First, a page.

Servant Girl Annihilator
Shift in Victim Type
The "Servant Girl Annihilator" struck again on Christmas Eve, 1885, but this time the attacks were different. Hollandsworth indicates that just after a concert at the State Institution for the Blind, Moses Hancock, 50, woke up and discovered his wife murdered and lying in the backyard of their home on San Jacinto Boulevard. She had been pulled from their bed while he dozed on a chair. Sue Hancock, a white woman, had been bludgeoned with an ax, her head cleaved open, and a sharp, thin implement remained stuck in her brain. Blood ran from her ears and matted her hair. She did not die immediately, although she did not retain consciousness, either. Those who examined her noted that she had been raped.
The new marshal, James Lucy, brought in bloodhounds, just like his predecessor, who had been ousted for lack of confidence. Yet this former Texas Ranger was as much at a loss about how to catch the fiend as Lee had been. And he was about to get another challenge.
That same hour, Eula Phillips died as well. Hollandsworth describes "Luly" as one of the "loveliest women in Austin." She'd had dark curly hair, pale skin, an exquisite figure, and "contemplative" eyes, and many a man had turned to look at her as she passed. Hollandsworth goes on to show how she symbolized a more civilized and modern Austin than had once been the case. Saylor actually makes this "frail" woman the fictional lover of William Sydney Porter, who over the subsequent years becomes haunted by the series of murders. Hollandsworth, too, offers clues to the possibility that Eula was an unfaithful wife, taking up with a prominent politician.
In fact, Eula had been killed in what seemed a protected area, one of the wealthiest neighborhoods in Austin. Her nude, "outraged" body, spread-eagled, with arms pinned under some lumber (which led some to believe that the crime had to have been perpetrated by two men), was discovered in an alley near the home of her father-in-law, where she had lived with her husband, Jimmy, and their infant son. Jimmy, too, had been attacked. He lay in bed unconscious, with a severe wound on the back of his head. The boy, unharmed, was next to him, clutching a piece of an apple. An ax lay in the middle of the floor and a trail of blood ran from the bedroom to the alley where Eula was left, her skull smashed. A bloody shoeprint, clearly from a man, had been left behind on the porch.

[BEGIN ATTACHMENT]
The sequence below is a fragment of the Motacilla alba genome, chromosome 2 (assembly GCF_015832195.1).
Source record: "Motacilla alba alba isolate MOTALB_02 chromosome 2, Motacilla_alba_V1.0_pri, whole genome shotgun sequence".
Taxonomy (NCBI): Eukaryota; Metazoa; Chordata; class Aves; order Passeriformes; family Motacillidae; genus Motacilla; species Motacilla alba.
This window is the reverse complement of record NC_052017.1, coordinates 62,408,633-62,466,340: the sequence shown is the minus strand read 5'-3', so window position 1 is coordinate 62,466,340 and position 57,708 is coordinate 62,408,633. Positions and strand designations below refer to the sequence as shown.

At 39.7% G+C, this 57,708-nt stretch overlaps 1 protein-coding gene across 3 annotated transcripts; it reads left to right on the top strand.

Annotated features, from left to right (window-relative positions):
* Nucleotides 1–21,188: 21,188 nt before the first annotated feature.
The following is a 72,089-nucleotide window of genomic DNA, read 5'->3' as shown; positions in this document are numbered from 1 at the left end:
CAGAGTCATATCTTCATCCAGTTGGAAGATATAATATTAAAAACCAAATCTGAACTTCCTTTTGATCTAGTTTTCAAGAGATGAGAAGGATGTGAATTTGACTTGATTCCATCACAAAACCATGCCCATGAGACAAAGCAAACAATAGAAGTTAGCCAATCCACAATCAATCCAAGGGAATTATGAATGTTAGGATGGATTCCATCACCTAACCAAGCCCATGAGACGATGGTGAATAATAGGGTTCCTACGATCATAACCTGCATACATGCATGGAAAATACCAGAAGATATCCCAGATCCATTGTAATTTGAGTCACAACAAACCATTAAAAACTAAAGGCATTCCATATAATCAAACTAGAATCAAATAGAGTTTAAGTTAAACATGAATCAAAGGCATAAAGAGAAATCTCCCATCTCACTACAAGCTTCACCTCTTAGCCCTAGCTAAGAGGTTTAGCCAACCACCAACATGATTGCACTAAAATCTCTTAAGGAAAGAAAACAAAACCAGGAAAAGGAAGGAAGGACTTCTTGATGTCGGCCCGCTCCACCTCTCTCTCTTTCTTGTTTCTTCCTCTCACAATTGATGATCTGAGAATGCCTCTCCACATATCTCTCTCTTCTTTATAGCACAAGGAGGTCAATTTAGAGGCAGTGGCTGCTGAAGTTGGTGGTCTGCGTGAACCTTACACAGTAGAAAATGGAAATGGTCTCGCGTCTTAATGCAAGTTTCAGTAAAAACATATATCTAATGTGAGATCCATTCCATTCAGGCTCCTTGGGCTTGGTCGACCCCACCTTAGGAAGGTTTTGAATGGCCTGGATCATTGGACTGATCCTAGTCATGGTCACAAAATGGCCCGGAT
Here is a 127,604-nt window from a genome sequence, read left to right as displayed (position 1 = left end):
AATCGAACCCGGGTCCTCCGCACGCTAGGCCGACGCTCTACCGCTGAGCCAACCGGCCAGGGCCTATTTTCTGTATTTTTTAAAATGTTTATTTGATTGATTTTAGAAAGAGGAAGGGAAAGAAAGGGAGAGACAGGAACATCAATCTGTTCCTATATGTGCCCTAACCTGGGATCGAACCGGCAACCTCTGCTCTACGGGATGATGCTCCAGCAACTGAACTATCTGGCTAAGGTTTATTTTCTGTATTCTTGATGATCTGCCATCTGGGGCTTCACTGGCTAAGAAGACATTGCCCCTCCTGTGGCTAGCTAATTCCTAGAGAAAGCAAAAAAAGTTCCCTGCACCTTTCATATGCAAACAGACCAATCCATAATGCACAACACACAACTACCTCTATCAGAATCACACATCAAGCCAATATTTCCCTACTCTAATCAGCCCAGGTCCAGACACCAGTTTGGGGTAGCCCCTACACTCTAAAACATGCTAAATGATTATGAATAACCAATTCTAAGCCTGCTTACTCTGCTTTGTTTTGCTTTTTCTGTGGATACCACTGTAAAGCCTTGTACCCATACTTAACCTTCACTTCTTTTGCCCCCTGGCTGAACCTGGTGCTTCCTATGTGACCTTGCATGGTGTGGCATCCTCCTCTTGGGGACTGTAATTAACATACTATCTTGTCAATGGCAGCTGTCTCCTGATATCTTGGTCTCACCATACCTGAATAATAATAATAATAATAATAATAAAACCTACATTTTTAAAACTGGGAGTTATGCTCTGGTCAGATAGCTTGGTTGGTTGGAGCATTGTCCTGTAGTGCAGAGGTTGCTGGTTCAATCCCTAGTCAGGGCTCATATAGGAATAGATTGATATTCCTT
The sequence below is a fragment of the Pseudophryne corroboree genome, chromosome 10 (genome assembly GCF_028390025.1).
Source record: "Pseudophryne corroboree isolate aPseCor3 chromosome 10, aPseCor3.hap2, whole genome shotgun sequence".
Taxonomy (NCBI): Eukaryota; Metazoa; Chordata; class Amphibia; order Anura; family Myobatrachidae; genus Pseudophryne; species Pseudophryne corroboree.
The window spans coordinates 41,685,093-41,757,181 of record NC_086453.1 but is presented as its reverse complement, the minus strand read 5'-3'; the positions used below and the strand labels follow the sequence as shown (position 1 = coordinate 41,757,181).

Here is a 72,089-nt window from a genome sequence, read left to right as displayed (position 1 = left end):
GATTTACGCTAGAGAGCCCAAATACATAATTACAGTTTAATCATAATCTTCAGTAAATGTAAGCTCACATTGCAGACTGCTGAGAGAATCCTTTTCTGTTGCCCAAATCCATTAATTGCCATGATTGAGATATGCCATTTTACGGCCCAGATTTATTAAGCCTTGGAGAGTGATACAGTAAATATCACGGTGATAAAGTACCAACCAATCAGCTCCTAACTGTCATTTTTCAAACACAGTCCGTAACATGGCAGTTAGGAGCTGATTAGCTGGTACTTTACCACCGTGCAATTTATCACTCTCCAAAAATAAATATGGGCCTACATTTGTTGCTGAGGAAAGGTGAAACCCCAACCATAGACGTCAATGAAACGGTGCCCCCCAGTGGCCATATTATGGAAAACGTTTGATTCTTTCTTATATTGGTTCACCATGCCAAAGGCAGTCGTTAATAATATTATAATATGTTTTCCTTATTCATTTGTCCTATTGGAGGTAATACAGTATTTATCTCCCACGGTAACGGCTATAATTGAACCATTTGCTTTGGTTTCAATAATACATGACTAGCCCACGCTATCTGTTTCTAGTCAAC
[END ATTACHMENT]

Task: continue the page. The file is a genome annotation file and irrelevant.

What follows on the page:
The gossip traveled fast and reporters from several papers managed to see the body before it was removed. They wrote about Eula's agonized expression as she lay face-up and assumed that she had suffered terribly before she died. "The Demons have transferred their thirst for blood to white people!" shouted one of the papers. Another splashed "Blood! Blood! Blood!" across the front page to announce the "butchery." Fullerton quotes the Statesman from an article: "The baying of bloodhounds frantically seeking the killer's scent broke into the usual chorus of Yuletide merriment, chilling holiday spirits." It was a regular heyday for crime reporters, and with the new element of white women being attacked, practically everyone bought these editions of the papers.
Some people now spoke of this killer as a supernatural creature, while the more pragmatic ones purchased weapons or kept the ones they owned loaded and ready. On Christmas day, a meeting was held which some five hundred frightened citizens attended to devise strategies for making the town a safer place. As a result, the "moonlight towers" were erected to light up the city streets at night — still in place a century later. Marshal Lucy hired and posted more officers, charging them with the task, says Hollandsworth, of finding out more about strangers in town. Rewards were offered from both the governor and a citizen's group, which lured detectives from other areas to try to solve the mystery, and in general, people took more personal precautions at night. Taverns were forced to close at midnight.
But after that Christmas Eve, the murders suddenly stopped. There would be no more clues, no more opportunities to get out the hounds, and no more footprints left behind. Yet someone had to pay; the city needed closure on this series of deadly attacks. So, logic and rumor combined to dictate a story that made some sense to law enforcement, even if there was no evidence to support it. Within three days, an arrest was made.